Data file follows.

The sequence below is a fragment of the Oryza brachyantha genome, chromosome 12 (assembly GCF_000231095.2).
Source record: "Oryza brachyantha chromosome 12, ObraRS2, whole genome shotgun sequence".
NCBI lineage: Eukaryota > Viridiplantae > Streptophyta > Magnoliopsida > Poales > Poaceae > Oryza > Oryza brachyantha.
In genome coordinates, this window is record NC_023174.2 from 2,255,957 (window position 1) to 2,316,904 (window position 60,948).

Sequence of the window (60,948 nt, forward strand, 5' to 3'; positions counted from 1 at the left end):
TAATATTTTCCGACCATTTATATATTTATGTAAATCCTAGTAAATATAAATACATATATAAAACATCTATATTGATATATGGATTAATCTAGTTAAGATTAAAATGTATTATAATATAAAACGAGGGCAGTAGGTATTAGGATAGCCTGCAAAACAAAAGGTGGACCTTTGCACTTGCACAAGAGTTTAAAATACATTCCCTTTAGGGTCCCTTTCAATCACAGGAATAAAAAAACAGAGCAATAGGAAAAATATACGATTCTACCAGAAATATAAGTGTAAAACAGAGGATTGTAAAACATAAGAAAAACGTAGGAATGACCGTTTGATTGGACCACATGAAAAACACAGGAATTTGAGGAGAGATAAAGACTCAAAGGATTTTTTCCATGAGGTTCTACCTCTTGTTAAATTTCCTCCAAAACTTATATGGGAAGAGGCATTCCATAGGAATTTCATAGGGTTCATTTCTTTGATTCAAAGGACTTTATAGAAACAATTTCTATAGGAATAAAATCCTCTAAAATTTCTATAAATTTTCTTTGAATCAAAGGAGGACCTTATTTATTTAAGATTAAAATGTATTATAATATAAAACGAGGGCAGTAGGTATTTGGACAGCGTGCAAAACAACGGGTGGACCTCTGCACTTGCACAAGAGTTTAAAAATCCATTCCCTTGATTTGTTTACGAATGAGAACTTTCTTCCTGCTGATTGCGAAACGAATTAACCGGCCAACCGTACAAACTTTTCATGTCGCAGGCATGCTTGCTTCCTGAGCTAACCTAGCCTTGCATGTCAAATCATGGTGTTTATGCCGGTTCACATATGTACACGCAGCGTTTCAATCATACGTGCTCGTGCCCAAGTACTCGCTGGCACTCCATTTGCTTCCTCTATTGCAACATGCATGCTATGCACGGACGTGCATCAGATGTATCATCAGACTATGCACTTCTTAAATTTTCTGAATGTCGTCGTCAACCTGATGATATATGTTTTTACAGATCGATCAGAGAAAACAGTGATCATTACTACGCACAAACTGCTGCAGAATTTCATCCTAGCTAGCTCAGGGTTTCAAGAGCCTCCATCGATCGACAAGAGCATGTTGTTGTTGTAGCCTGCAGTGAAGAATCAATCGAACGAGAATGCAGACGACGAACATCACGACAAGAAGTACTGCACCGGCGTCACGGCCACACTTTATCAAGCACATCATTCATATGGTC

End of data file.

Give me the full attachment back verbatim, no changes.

The sequence below is a fragment of the Oryza brachyantha genome, chromosome 12 (assembly GCF_000231095.2).
Source record: "Oryza brachyantha chromosome 12, ObraRS2, whole genome shotgun sequence".
NCBI lineage: Eukaryota > Viridiplantae > Streptophyta > Magnoliopsida > Poales > Poaceae > Oryza > Oryza brachyantha.
In genome coordinates, this window is record NC_023174.2 from 2,255,957 (window position 1) to 2,316,904 (window position 60,948).

Sequence of the window (60,948 nt, forward strand, 5' to 3'; positions counted from 1 at the left end):
TAATATTTTCCGACCATTTATATATTTATGTAAATCCTAGTAAATATAAATACATATATAAAACATCTATATTGATATATGGATTAATCTAGTTAAGATTAAAATGTATTATAATATAAAACGAGGGCAGTAGGTATTAGGATAGCCTGCAAAACAAAAGGTGGACCTTTGCACTTGCACAAGAGTTTAAAATACATTCCCTTTAGGGTCCCTTTCAATCACAGGAATAAAAAAACAGAGCAATAGGAAAAATATACGATTCTACCAGAAATATAAGTGTAAAACAGAGGATTGTAAAACATAAGAAAAACGTAGGAATGACCGTTTGATTGGACCACATGAAAAACACAGGAATTTGAGGAGAGATAAAGACTCAAAGGATTTTTTCCATGAGGTTCTACCTCTTGTTAAATTTCCTCCAAAACTTATATGGGAAGAGGCATTCCATAGGAATTTCATAGGGTTCATTTCTTTGATTCAAAGGACTTTATAGAAACAATTTCTATAGGAATAAAATCCTCTAAAATTTCTATAAATTTTCTTTGAATCAAAGGAGGACCTTATTTATTTAAGATTAAAATGTATTATAATATAAAACGAGGGCAGTAGGTATTTGGACAGCGTGCAAAACAACGGGTGGACCTCTGCACTTGCACAAGAGTTTAAAAATCCATTCCCTTGATTTGTTTACGAATGAGAACTTTCTTCCTGCTGATTGCGAAACGAATTAACCGGCCAACCGTACAAACTTTTCATGTCGCAGGCATGCTTGCTTCCTGAGCTAACCTAGCCTTGCATGTCAAATCATGGTGTTTATGCCGGTTCACATATGTACACGCAGCGTTTCAATCATACGTGCTCGTGCCCAAGTACTCGCTGGCACTCCATTTGCTTCCTCTATTGCAACATGCATGCTATGCACGGACGTGCATCAGATGTATCATCAGACTATGCACTTCTTAAATTTTCTGAATGTCGTCGTCAACCTGATGATATATGTTTTTACAGATCGATCAGAGAAAACAGTGATCATTACTACGCACAAACTGCTGCAGAATTTCATCCTAGCTAGCTCAGGGTTTCAAGAGCCTCCATCGATCGACAAGAGCATGTTGTTGTTGTAGCCTGCAGTGAAGAATCAATCGAACGAGAATGCAGACGACGAACATCACGACAAGAAGTACTGCACCGGCGTCACGGCCACACTTTATCAAGCACATCATTCATATGGTC